LAFAYETTE, Ind. — A coroner has determined that an elderly veteran found dead last month on the living room floor of his home had been decomposing for more than nine months — a period during which neighbors said they saw his wife living in the home and acting as if nothing were out of the ordinary.
Tippecanoe County Coroner Donna Avolt said Tuesday that Gerald Francis Gavan Jr., 88, died more than nine months before his body was discovered May 3 lying near the front door of his home.
A forensic entomologist will testify in court, Avolt said, that Gavan's date of death was at least July 15.
Tyler Imel, who moved in next door to Gavan last August, said he was shocked to hear that the man had been dead the entire time they were neighbors. Even more unnerving, he said, is the fact that Ila Solomon, the woman he knew as Gavan's live-in caretaker, carried on as if everything were normal.
"It's really disturbing," he said, "the fact that we've been living here the whole time and talking to her."
Imel said he even spent time on Gavan's porch with Solomon, never suspecting the man's body was rotting just a few feet away on the other side of the front door.
Imel's housemate, Joe Childs, said Solomon was always friendly and would come and go from the house frequently.
"If I lived with a dead body in my house, I couldn't compose myself the way that she did every day," he said.
Solomon said Tuesday there's a simple explanation for why she gave no indication that Gavan was dead: Because he wasn't.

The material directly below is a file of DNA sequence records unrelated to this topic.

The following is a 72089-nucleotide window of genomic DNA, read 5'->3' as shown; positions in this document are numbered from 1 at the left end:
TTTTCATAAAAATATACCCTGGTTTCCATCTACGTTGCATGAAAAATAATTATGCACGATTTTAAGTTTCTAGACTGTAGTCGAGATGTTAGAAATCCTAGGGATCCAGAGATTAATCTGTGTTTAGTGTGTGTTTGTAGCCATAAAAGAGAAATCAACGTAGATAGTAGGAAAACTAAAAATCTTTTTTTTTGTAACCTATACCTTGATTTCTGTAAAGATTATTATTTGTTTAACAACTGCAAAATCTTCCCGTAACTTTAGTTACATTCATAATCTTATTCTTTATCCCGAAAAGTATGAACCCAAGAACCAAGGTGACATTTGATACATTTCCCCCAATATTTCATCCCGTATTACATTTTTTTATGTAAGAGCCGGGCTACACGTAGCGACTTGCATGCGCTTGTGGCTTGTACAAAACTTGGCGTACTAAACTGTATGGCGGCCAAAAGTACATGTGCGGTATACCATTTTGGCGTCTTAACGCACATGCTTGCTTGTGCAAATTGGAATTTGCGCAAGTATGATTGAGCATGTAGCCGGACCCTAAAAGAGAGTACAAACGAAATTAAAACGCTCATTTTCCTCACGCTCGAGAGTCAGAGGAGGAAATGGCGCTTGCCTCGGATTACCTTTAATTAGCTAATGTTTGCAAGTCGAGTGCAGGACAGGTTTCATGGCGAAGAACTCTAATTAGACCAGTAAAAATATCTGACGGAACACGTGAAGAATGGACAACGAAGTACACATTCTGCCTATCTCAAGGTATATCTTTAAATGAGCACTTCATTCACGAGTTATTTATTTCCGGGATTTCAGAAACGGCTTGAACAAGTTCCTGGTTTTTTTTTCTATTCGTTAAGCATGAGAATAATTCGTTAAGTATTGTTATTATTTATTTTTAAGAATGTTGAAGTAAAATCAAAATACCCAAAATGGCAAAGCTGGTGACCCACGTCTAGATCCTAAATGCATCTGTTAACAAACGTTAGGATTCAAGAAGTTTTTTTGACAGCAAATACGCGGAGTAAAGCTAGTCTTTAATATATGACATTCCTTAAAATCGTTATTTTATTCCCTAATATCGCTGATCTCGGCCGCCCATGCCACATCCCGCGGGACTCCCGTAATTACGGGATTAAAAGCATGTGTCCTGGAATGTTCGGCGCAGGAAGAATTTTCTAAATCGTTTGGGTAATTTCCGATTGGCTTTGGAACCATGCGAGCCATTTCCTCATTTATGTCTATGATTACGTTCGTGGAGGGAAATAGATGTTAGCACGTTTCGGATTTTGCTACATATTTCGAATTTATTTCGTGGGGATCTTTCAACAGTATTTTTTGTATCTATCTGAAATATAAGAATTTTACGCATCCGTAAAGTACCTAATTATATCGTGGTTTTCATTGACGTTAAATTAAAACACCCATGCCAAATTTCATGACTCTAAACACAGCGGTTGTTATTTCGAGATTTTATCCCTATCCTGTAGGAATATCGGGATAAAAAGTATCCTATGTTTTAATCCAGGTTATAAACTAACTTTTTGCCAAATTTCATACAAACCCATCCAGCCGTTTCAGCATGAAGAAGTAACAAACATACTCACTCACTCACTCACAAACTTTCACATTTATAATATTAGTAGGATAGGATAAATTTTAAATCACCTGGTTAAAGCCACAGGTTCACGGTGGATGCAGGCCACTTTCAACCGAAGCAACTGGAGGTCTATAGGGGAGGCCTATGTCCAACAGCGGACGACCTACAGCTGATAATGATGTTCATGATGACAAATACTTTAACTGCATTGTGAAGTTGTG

She refuted the coroner's report altogether.
"I think that there is enough proof and evidence that that's not true," Solomon said.
She claimed Gavan didn't die until April 28, when he likely experienced another small stroke.
Dehumidifiers, rodents and flies accelerated the decomposition of Gavan's body enough in five days for a professional forensic entomologist to think he'd been dead since July, Solomon said.
She explained that the dehumidifiers were present to dry out lumber for Gavan's woodworking projects, the flies came from fertilizer in the house and the rodents were supposed to be fed to Gavan's pet snakes, which have since gone missing.
Avolt said Solomon's story is not supported by her team's findings.
"The entomologist will say and prove that at least July 15, 2013, if not before, was the date of death," she said.
Solomon said a foul odor forced her to sleep in the house she owns next door during the five days she claims Gavan lay dead on the living room floor. She declined to disclose why she didn't report the man's death to authorities, citing instructions from police detectives.
"I would love to answer," she said. "I would love to tell you. I really, really would."
She said everything she's done has been rooted in a deep love for Gavan, whom she married two years ago.
"I love Scooter," Solomon said. "There's nothing I wouldn't do for him."
That's why, she said, she's been trying to get his remains transported to a "body ranch" in Texas, where researchers study vultures feeding on human bodies.
Solomon said Gavan told her he wanted to experience a tradition he heard about in India in which bodies are put on a hillside for birds to eat. In his death, he wanted to get "a bird's-eye view," she said.
Avolt said she was able to identify Gavan definitively by verifying that the screws and metal plate in his ankle match medical records. The plate was implanted, she said, after he broke his ankle.
Avolt said she's waiting on enhanced toxicology results to determine more precisely how Gavan died.
Lafayette police detectives working the investigation couldn't be reached for comment Tuesday.